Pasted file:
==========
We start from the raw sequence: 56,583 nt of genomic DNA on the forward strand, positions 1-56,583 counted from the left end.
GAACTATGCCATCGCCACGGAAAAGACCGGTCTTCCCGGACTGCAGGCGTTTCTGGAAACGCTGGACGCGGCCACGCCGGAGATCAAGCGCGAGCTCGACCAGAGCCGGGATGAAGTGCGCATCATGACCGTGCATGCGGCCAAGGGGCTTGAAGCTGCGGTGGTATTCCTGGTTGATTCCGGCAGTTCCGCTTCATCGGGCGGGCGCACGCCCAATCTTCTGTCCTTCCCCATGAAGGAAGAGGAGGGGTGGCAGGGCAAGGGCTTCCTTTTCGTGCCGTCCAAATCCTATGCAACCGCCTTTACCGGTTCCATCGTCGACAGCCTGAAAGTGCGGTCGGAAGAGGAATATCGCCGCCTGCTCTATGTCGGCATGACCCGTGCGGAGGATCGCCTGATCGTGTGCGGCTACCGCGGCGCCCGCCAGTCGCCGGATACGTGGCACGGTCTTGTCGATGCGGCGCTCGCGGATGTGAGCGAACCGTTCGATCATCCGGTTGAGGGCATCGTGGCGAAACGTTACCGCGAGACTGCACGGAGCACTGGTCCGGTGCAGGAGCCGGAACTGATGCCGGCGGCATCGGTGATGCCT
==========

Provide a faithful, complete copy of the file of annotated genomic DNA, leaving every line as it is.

We start from the raw sequence: 56,583 nt of genomic DNA on the forward strand, positions 1-56,583 counted from the left end.
GAACTATGCCATCGCCACGGAAAAGACCGGTCTTCCCGGACTGCAGGCGTTTCTGGAAACGCTGGACGCGGCCACGCCGGAGATCAAGCGCGAGCTCGACCAGAGCCGGGATGAAGTGCGCATCATGACCGTGCATGCGGCCAAGGGGCTTGAAGCTGCGGTGGTATTCCTGGTTGATTCCGGCAGTTCCGCTTCATCGGGCGGGCGCACGCCCAATCTTCTGTCCTTCCCCATGAAGGAAGAGGAGGGGTGGCAGGGCAAGGGCTTCCTTTTCGTGCCGTCCAAATCCTATGCAACCGCCTTTACCGGTTCCATCGTCGACAGCCTGAAAGTGCGGTCGGAAGAGGAATATCGCCGCCTGCTCTATGTCGGCATGACCCGTGCGGAGGATCGCCTGATCGTGTGCGGCTACCGCGGCGCCCGCCAGTCGCCGGATACGTGGCACGGTCTTGTCGATGCGGCGCTCGCGGATGTGAGCGAACCGTTCGATCATCCGGTTGAGGGCATCGTGGCGAAACGTTACCGCGAGACTGCACGGAGCACTGGTCCGGTGCAGGAGCCGGAACTGATGCCGGCGGCATCGGTGATGCCT